A law passed unanimously in the Italian parliament against piracy requires ISPs to poison DNS and block IP addresses within 30′ of notification. The idea is that this will block pirate streaming of sporting events while the event is in progress.
Rightholders will have flaggers who will notify the Communications Authority-AGCOM (the Italian NRA) of the ip addresses and domain names to be blocked, and AGCOM will forward them to all ISPs operating in Italy for blocking, which must take place, as mentioned, within 30′.
Given the tight timeframe, AGCOM will not be able to perform any checks: it will take IP addresses and domain names and forward them to the Italian ISPs who will automatically block domains and IP addresses.
Basically, it’s a red button: you type in a domain and an IP address, you press the button and that disappears from the Italian internet.
In hearings during the parliamentary process of the law, ISPs have pointed out that there are risks. These include the fact that a flagger could make a transcription error in an IP address that would lead to the blocking of a totally lawful service or the fact that a malicious actor could infiltrate communications and thus block any target.
Rightholders are almost unanimously applauding; ISPs are almost unanimously against, not least because no one will reimburse them for the related costs (sporting events generally take place out of business hours, so they will have to provide ad hoc staff – the AGCOM itself will hire 10 people to handle communications forwarding).
Now a technical table that will also include ACN, Italy’s cybersecurity agency, will have to define the specific technical rules. Some critical issues can be addressed at this table.
I believe there are 3 major problems:
- Zombie IP addresses: Unlike a similar measure in the UK, in Italy there is no specified duration of blocking. Once the IP address is blocked, that IP address goes away. But pirates often use services provided by hosting providers so when the event ends, the IP addresses are released and reassigned to other legitimate clients who will be inaccessible in the Italy. If no block duration is provided as in the UK, it will litter the Italian Internet with zombies.
- Redress procedure: No provision is made for a redress process. Should an IP address be “reenabled,” either because of a wrong or malicious disablement (due to an attack), or because the IP address is later used for a lawful service, there is no redress procedure. This is particularly delicate in the case of errors or attacks: if there were a relevant target deleted from the Internet in Italy, critical services could be crippled, and there would have to be a fast restoration and appeal procedure by users. A variant of this problem is when a blocking of an IP address corresponds to multihosting whereby, in addition to the pirate service, the same IP address corresponds to lawful services that therefore should not be blocked (e.g., as happened with the Project Gutenberg site, which has been blocked for over 2 years)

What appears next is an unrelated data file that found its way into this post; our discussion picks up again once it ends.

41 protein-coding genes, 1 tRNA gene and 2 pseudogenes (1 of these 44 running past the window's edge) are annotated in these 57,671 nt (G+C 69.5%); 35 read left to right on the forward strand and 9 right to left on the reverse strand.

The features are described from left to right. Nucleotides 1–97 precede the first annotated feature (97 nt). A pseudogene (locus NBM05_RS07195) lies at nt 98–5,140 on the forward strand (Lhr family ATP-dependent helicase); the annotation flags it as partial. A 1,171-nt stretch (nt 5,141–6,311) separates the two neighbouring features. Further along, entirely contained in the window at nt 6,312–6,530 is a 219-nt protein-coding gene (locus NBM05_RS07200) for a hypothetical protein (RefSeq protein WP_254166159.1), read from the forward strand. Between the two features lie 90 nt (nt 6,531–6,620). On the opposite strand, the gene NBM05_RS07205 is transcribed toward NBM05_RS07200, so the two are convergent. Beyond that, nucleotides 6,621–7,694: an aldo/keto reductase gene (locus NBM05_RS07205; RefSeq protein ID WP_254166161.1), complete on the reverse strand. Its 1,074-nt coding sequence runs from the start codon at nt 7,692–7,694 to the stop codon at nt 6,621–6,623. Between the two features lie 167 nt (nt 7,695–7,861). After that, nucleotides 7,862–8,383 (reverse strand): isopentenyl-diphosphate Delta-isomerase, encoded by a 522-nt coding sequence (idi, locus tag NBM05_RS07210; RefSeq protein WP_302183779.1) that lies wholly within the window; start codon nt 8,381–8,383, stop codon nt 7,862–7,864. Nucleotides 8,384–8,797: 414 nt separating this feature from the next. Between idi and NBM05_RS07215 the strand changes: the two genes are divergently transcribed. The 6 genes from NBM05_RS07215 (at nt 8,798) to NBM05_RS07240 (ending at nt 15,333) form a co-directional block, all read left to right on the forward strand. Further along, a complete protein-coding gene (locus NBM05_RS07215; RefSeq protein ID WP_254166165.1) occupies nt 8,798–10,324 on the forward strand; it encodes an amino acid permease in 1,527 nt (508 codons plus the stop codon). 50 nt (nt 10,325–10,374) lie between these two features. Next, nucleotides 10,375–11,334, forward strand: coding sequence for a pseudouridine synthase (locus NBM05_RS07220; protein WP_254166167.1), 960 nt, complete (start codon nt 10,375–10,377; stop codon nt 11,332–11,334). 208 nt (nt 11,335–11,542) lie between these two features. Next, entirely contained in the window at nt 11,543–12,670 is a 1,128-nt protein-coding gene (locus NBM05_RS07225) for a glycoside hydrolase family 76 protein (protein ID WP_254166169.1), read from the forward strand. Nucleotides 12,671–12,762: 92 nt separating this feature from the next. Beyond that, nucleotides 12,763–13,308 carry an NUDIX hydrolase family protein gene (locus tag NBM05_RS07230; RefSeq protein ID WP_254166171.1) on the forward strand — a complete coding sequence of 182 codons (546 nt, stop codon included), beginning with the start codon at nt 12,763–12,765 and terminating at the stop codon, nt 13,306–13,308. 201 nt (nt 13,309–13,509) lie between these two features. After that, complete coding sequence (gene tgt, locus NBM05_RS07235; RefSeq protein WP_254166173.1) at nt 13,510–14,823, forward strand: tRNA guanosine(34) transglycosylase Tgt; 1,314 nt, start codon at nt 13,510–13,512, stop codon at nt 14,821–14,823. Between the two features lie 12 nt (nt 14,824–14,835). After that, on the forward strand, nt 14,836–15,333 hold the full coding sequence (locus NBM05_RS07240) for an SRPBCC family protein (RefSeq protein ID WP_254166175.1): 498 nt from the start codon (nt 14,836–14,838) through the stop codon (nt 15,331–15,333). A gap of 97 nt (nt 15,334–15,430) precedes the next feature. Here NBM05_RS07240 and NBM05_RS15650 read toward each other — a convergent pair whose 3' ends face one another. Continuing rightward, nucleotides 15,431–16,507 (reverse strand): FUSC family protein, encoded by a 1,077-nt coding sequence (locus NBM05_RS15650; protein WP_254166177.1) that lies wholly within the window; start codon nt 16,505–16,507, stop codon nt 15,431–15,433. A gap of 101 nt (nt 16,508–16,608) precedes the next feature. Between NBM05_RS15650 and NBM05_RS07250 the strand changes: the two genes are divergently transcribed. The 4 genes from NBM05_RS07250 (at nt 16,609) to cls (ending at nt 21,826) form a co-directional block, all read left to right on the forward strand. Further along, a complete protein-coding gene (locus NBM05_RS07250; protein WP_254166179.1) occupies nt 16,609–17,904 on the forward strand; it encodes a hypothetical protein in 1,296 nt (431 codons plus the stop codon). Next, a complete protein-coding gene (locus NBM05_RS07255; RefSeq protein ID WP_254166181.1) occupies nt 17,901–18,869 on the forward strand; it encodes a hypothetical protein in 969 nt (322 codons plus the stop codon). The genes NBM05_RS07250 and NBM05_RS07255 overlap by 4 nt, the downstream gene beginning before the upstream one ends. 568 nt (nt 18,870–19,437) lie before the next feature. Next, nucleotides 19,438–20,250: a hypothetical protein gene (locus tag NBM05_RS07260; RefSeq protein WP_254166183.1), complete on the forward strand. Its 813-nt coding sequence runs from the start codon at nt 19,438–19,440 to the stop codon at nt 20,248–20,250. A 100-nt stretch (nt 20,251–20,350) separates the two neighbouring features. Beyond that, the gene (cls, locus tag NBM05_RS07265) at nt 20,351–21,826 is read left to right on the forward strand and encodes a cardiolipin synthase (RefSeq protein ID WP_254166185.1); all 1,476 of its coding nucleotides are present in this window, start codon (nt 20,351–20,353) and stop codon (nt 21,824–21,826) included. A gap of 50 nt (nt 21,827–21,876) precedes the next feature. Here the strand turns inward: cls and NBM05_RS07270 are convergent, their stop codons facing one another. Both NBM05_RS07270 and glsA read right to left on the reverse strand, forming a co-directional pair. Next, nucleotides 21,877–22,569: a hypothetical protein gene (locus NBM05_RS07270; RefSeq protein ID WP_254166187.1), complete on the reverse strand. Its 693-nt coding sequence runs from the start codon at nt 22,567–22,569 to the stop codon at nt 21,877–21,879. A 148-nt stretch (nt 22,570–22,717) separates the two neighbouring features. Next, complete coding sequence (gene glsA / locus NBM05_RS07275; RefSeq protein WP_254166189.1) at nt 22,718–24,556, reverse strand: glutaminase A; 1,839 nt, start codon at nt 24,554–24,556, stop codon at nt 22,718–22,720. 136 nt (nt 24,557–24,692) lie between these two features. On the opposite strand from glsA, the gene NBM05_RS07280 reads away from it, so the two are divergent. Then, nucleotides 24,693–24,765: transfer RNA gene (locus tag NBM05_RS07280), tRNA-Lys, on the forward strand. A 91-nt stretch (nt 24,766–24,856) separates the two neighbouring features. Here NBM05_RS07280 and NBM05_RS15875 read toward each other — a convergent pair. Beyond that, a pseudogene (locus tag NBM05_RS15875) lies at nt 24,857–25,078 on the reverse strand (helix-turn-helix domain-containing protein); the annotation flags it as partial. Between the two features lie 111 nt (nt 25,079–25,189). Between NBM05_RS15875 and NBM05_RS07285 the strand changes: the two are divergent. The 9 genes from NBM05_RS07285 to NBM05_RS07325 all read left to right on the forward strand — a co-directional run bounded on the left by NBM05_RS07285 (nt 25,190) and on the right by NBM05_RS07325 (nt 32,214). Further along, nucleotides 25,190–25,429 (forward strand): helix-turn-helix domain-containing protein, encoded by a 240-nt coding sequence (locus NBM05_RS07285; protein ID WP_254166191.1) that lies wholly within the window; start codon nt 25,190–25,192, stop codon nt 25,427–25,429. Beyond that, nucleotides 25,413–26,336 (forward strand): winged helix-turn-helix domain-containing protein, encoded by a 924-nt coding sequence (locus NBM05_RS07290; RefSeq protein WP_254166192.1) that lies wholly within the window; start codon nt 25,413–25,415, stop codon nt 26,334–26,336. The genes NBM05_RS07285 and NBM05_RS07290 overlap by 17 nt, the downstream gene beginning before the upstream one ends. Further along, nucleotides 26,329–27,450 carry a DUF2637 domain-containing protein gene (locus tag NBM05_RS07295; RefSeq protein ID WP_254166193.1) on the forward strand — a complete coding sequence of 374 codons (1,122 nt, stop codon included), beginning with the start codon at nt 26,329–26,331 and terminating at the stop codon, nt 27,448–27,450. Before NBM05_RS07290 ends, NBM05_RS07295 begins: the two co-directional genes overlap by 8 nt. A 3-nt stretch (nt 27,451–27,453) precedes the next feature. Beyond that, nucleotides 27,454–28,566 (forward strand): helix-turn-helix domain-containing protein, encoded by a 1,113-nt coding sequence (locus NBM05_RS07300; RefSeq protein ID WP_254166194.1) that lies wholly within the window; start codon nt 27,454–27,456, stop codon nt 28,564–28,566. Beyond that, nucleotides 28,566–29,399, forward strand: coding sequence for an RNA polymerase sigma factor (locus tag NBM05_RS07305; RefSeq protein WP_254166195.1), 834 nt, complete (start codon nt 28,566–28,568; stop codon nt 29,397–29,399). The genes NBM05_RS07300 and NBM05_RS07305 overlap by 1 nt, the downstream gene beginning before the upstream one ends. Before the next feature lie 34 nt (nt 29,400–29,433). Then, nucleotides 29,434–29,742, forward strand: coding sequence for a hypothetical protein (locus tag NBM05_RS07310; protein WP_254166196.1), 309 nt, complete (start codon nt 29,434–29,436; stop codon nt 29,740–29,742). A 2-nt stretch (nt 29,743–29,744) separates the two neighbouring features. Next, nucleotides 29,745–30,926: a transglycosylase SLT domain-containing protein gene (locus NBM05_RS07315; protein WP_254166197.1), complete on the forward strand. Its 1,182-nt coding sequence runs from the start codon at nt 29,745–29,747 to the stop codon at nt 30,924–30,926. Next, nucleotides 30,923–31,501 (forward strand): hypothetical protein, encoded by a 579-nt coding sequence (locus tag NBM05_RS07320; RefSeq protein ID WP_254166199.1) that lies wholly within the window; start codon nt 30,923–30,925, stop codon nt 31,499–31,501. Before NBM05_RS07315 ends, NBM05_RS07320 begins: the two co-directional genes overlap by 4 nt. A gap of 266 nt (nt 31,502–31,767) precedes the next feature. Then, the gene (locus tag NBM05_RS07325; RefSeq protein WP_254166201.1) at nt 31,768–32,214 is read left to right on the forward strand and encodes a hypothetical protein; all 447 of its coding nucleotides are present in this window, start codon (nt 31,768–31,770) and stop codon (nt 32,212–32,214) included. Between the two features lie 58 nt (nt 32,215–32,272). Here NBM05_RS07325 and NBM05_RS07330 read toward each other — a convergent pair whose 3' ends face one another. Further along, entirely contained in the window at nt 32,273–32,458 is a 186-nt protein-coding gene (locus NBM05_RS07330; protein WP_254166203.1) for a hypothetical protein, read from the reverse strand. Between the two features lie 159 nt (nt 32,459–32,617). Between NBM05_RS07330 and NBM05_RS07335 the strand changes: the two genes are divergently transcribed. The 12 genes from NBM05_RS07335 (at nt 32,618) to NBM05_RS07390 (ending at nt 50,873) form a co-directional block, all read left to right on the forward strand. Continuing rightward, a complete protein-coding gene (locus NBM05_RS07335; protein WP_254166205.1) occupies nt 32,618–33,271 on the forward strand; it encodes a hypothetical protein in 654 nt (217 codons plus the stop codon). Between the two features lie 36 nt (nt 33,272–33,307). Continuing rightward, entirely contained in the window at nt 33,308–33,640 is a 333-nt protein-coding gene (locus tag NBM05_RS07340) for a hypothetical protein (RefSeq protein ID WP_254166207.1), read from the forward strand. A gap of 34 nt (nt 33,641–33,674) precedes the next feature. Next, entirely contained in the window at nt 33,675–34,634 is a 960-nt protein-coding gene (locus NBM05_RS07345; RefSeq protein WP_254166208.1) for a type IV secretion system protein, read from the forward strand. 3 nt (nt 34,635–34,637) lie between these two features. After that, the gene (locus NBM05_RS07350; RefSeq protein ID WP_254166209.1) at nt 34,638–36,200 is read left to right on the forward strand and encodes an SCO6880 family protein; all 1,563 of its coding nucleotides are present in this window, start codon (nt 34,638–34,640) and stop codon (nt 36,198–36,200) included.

- Pirate retaliation: AFAIK, so far, no one pointed out that the IP address of a legitimate service could be maliciously entered into the DNS of the pirate site by the pirate himself. That would cause the flagger to notify a legitimate service (eventually some critical service’s IP address) that would disappear from the Italian Internet. The DNS server of a pirate site is in fact totally under the control of the pirate himself, and nothing can prevent him from seeking retaliation by entering, in addition to those of his own servers, an IP address of a legitimate critical service. As it is well known to those who read this blog, it is not always possible to tell whether an IP address entered into a DNS server is actually used by a pirate site or it corresponds instead to a third party’s legitimate service. Therefore, AGCOM has done very well to require specific and certain documentary evidence from the flaggers for each and every IP address to be disabled and to make it explicit that the reporter assumes any resulting liability. Flaggers need to understand that they have a very dangerous weapon on their hands: they type in an IP address, push a button, and that – poof- disappears from the Internet in Italy: a digital ballistic missile that must be directed only at absolutely certain targets
One final comment: Many have noted that getting around the blocks is difficult for people who are not interested in piracy but easy, for those who want to pirate by resorting to foreign DNS and/or VPNs.
Unfortunately, there are no plans to evaluate the effect of this measure to see if it works or not. The number of domain names and IP addresses blocked cannot be considered a metric of effectiveness: if 9,999 IP addresses were blocked and only one IP address – used by one million people – remained, one could not argue that it was 99.99% successful. The more appropriate measure is increased sales of legal offerings. We will find out when the rights holders report data on subscribers. Netflix has adopted systems to prevent reuse of passwords by multiple people. It was called a great success: it was estimated that more than 100 million accounts were sharing passwords. The company reported an increase of just under 2 million subscribers out of a total of 238 million subscribers. To call a 0.7 percent increase a great success seems too emphatic to me.